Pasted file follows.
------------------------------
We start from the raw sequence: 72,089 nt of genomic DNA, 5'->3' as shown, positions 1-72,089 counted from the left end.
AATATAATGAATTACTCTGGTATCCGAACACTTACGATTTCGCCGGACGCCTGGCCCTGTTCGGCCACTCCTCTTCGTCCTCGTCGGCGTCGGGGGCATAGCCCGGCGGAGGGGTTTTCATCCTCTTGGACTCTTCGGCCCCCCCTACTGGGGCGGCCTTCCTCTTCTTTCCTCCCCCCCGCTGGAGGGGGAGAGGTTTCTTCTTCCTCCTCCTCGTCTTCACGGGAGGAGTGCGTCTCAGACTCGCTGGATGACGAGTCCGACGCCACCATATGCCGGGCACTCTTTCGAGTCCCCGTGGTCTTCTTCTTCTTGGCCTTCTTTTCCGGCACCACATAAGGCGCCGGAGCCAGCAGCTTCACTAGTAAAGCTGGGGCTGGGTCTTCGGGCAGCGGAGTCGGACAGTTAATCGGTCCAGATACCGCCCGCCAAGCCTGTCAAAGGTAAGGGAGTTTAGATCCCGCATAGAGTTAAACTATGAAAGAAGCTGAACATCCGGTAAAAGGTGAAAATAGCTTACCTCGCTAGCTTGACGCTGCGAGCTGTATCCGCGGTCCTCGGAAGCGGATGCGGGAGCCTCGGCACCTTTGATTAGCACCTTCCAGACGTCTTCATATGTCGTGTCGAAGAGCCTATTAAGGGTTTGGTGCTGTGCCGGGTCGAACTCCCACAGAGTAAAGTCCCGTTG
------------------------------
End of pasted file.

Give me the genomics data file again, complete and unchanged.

We start from the raw sequence: 72,089 nt of genomic DNA, 5'->3' as shown, positions 1-72,089 counted from the left end.
AATATAATGAATTACTCTGGTATCCGAACACTTACGATTTCGCCGGACGCCTGGCCCTGTTCGGCCACTCCTCTTCGTCCTCGTCGGCGTCGGGGGCATAGCCCGGCGGAGGGGTTTTCATCCTCTTGGACTCTTCGGCCCCCCCTACTGGGGCGGCCTTCCTCTTCTTTCCTCCCCCCCGCTGGAGGGGGAGAGGTTTCTTCTTCCTCCTCCTCGTCTTCACGGGAGGAGTGCGTCTCAGACTCGCTGGATGACGAGTCCGACGCCACCATATGCCGGGCACTCTTTCGAGTCCCCGTGGTCTTCTTCTTCTTGGCCTTCTTTTCCGGCACCACATAAGGCGCCGGAGCCAGCAGCTTCACTAGTAAAGCTGGGGCTGGGTCTTCGGGCAGCGGAGTCGGACAGTTAATCGGTCCAGATACCGCCCGCCAAGCCTGTCAAAGGTAAGGGAGTTTAGATCCCGCATAGAGTTAAACTATGAAAGAAGCTGAACATCCGGTAAAAGGTGAAAATAGCTTACCTCGCTAGCTTGACGCTGCGAGCTGTATCCGCGGTCCTCGGAAGCGGATGCGGGAGCCTCGGCACCTTTGATTAGCACCTTCCAGACGTCTTCATATGTCGTGTCGAAGAGCCTATTAAGGGTTTGGTGCTGTGCCGGGTCGAACTCCCACAGAGTAAAGTCCCGTTG